• i) The Society participates in Republican colloquia (councils, conferences, etc.) concerning national problems;
  • j) The Society helps to select and to transport winners of the Republican Olympiad for Tatar language to Selet Computer Camp in Tatarstan;
  • k) The Society promotes and participates in The International Unity of Social Organizations World Congress of Tatars.

The workings of The Yaktashlar Society are completely public. It maintains friendly relations with nearly every other national organization in Mordovia – Russian, Mordovian, Azerbaijani, although we have no contacts with The Jewish Society. The Azerbaijani Society has almost ceased functioning, as has The Russian Society. The closest contacts have been established with the Erzian society, The A.P. Ryabov Social Fund for Saving the Erzian Language, which publishes its own newspaper, The Erzian Mastor [The Erzian Land].

The society used to maintain contacts with various Tatar political and social organizations. However, since 1997, the only contacts it maintains with other Tatar organizations are with the Executive Committee of the World Congress of Tatars.

There are no direct contacts, meetings, or negotiations with the administrative authorities of Tatarstan.

Members of the society transmit Tatar broadcasts on Mordovian Radio stations.

In 1997 the society published a digest of the folklore of the Tatars of Mordovia, Rehmet, eni [Thank you, Mother], and prepared another digest of folklore.

The Society has established the Yaktashlar Award for Boxing in memory of Rifat Manerov.

The Society provides transport for the Tatar folk group, Umorzaya, (Lyambir) when they travel to distant Tatar villages to perform concerts.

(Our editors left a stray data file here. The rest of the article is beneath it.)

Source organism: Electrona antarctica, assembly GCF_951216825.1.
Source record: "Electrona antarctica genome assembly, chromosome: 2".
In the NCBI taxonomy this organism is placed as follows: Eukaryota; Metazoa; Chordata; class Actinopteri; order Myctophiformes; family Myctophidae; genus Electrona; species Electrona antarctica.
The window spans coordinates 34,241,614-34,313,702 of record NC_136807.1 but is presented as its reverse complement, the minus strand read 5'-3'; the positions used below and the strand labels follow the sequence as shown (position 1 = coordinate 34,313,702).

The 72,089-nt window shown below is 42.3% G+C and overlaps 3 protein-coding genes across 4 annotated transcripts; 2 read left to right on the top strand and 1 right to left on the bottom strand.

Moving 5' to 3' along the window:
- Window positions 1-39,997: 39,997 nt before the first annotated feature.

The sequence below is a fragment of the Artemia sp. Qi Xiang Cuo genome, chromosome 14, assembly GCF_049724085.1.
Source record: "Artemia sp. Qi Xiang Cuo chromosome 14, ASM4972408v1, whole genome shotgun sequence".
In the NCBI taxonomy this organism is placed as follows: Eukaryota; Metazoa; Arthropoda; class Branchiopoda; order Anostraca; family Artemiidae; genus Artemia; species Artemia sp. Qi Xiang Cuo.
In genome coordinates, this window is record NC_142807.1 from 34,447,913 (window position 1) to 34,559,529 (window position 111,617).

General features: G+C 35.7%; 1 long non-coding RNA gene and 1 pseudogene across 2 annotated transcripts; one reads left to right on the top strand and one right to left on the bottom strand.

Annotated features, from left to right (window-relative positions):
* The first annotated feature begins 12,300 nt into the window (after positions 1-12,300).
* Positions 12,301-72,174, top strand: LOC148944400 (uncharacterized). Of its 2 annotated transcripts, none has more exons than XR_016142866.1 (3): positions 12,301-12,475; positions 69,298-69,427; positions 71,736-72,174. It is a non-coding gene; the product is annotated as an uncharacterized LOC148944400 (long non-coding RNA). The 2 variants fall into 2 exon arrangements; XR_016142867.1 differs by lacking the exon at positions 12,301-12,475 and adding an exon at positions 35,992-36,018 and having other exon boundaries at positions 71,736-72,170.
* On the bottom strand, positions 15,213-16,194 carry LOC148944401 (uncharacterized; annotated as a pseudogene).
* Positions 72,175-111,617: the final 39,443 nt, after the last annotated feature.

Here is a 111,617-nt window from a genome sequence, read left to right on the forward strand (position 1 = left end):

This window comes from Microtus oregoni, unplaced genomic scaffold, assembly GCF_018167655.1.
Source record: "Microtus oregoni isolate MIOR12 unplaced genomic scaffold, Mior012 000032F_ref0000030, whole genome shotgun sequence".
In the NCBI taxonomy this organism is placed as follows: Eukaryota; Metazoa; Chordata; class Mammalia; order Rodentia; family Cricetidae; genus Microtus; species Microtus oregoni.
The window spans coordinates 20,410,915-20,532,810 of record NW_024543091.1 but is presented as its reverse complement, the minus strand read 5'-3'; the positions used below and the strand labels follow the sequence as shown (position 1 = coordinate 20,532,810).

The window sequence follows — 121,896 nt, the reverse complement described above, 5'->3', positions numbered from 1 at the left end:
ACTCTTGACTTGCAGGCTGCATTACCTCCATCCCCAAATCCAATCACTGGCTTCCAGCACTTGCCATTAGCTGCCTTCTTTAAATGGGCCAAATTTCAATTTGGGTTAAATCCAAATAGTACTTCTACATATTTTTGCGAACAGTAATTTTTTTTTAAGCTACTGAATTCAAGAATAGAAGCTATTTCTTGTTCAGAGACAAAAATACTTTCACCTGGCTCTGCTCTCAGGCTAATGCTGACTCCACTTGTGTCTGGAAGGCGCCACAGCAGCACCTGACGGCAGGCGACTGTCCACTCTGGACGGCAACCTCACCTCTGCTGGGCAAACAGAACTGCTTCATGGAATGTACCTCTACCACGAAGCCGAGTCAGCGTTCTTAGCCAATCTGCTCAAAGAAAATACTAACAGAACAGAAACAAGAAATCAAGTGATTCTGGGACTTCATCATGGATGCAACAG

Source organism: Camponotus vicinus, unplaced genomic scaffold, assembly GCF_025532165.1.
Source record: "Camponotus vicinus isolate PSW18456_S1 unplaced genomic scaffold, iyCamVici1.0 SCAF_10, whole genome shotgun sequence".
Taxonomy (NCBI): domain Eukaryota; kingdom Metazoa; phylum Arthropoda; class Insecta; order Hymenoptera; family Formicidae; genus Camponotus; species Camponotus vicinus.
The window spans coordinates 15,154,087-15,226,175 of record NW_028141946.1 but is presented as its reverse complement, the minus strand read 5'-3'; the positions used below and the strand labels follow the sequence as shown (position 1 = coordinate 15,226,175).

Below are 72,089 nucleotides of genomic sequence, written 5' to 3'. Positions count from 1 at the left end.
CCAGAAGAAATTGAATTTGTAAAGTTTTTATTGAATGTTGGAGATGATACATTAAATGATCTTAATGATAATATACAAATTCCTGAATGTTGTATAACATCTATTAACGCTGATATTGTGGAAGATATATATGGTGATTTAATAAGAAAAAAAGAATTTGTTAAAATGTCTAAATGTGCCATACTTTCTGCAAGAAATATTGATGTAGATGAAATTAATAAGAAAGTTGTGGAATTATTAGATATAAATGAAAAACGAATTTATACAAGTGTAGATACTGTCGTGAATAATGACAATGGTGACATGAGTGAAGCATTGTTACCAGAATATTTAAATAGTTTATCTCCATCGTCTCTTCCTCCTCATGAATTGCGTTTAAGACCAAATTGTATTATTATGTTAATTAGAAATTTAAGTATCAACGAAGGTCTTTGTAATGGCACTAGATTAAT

The Society has financed meetings with widows of soldiers killed during World War II.

The Society has aided the Aksenovo Secondary School in making a stand for the teaching of Tatar language and helped pass the procedure for certifying the school. In addition, it prepared and published two brochures on methods for teaching Tatar, based on the experience of the teachers of Tatar language at the Aksenovo Secondary School, Guzel Baymetova and Maisire Yanglicheva. The society provides Russian-Tatar interpreters to the Public Prosecution Department, the Ministry of the Interior, and the Peoples Courts in Saransk.

The Yaktashlar Society is currently at a critical moment. As a result of its financial resources having been depleted, the question of its closure is being raised. A similar problem occured in 1997 when the question of its closure was likewise raised. Then well-known Tatar businessman and politician, Shamil Bikmayev, saved the Society from closure by agreeing to finance most of the society’s expenses. However, at the end of July 1999 Bikmayev declared that he could no longer finance the Society, and resigned from the post of Chairman. The Council then elected Irek Bikkinin, the chief editor of The Tatar Gazette, as temporary chairman of the Board and of the Council.

E-mail: irek@moris.ru